Vietnam veteran student ‘guns’ for writing career

Andrew J. Hudson, a student-turned-author, returns to Brookhaven College to display his two books based on his experiences in the military during the Vietnam War.

By Eric Lopez
Contributing Writer

Photo by Jubenal Aguilar
Lt. Col. Andrew J. Hudson, otherwise known by his pen name as Tank Gunner, signs copies of his book “Prompts” and “Prompts Too” in the S Building Lobby.

 

At a book signing hosted in the S Building lobby, Lt. Col. Andrew J. Hudson, better known by his pen name, Tank Gunner, signed his books “Prompts” and “Prompt Too” Nov. 17.

“There’s going to be a bank robber,” he said leaning back in his chair. “There’s going be a pedophile. There’s going be a murder. An affair, or two, or three.”

After 25 years in a number of military services, Hudson said he enrolled in continuing education courses at Brookhaven College, including a creative writing course with adjunct faculty member Lee Sneath.

Hudson was a member of the Texas National Guard in 1956 and joined the Air Force in 1957 before eventually leaving in 1960.

“Then in 1961, six months later, I joined the Army as a private, and went to Officer Cadet School in 1963 and went to Vietnam in 1966,” Hudson said. “Did two tours in Vietnam combat tours, ground cavalry. I was platoon leader, platoon leader in a ground cavalry troop in ’66 and commanded a cavalry troop in 69. Cool career, [I] loved it.”

Born in Marshall, Texas, Hudson has not only written two books, but also a play titled, “Any Name But Smith!” He also said he runs a blog featuring his war stories and wrote a satirical newspaper column called “Direct Hit” during his time in the Army.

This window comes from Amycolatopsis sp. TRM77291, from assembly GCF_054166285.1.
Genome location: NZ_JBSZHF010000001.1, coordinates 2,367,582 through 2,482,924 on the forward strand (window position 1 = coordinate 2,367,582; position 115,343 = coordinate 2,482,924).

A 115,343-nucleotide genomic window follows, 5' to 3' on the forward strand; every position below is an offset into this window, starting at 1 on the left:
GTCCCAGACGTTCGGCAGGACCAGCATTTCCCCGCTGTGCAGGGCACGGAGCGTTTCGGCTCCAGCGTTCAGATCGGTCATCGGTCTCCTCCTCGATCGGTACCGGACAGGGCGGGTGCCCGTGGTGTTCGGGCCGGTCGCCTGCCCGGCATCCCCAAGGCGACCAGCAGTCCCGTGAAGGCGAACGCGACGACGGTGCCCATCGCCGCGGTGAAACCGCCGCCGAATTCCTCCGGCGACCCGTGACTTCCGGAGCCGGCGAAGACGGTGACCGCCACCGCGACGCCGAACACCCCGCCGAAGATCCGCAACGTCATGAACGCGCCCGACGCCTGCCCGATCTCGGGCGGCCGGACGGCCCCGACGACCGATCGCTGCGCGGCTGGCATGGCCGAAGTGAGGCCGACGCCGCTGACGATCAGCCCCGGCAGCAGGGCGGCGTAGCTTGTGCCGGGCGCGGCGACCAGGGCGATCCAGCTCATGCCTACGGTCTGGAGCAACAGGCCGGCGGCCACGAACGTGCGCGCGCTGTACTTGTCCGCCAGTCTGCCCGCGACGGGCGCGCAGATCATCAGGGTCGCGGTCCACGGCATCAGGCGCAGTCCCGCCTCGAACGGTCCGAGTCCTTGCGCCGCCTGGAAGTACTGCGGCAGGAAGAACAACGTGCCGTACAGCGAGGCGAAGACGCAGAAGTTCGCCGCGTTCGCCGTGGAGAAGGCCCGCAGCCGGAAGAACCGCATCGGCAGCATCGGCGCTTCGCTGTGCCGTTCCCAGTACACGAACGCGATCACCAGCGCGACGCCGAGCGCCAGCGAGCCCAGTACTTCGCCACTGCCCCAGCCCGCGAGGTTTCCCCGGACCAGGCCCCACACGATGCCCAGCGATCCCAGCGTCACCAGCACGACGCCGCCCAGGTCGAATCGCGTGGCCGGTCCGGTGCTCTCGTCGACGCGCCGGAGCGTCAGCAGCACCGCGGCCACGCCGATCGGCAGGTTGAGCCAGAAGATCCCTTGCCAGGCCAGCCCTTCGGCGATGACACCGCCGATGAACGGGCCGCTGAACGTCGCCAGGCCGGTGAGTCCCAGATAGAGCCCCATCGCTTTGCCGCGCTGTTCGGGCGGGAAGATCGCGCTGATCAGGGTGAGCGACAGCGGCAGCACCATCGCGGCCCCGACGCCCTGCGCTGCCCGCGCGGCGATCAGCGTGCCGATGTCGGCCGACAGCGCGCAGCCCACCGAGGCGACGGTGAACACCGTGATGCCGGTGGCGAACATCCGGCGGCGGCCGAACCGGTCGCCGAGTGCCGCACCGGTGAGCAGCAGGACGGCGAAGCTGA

From 1973-1974. Hudson said he column was published in 24 army and Pentagon newspapers.

Upon entering the class, Hudson had many Vietnam War stories based on reports he wrote during the war. In 2012, he said he shared the stories with the class.

“A lot of my war stories are about Vietnam,” he said. “I turned and I looked at my seven classmates, and I said, ‘Anybody here know about Vietnam?’”

Hudson said Sneath and a classmate recommended he start a blog to share his stories.

“I couldn’t even spell blog,” Hudson said with a big grin. “I had never done it before, so I asked a friend, and he directed me to Google.”

But it was not so easy after that.

“I didn’t know what it was,” Hudson said. “I didn’t know how to do it. It was a lot of trial and error.”

As the semester continued, he successfully posted several stories online and shared them with his class for feedback.

“They were critical,” Hudson said. “So I began rewriting the whole damn blog. It was a pain. It really was.”

Despite having to restart and edit his stories after two or three semesters, he said his blog, “War Stories of an Armed Savage,” started to receive positive feedback.

The blog features Hudson’s stories as well as 350 photographs, graphics and map sheets from his military career. The images are separated into 25 photo albums and can be viewed along with the stories on armedsavagesix. blogspot.com.

Hudson started taking on prompts given to him by Sneath. Sneath recommended Hudson fictionalize some of his war stories in relation to the prompts. The first he fictionalized, “DEADEYE,” can be read in his book “Prompts.” Eventually, Hudson had enough writing prompts and stories collected to form two books.

Hudson said he is still enrolled in continuing education courses and is currently working on two books, “Palomino” and “Cookie Johnson.” He is also preparing the third installment of “Prompts.”

Hudson said he recommends a creative writing course for young writers and said students should read more in general.

“Don’t just focus on science fiction,” Hudson said. “Read the mysteries. Read the romances. Read the fantasies.”

The blog “War Stories of an Armed Savage” can be found online, and the books may be purchased online as well.

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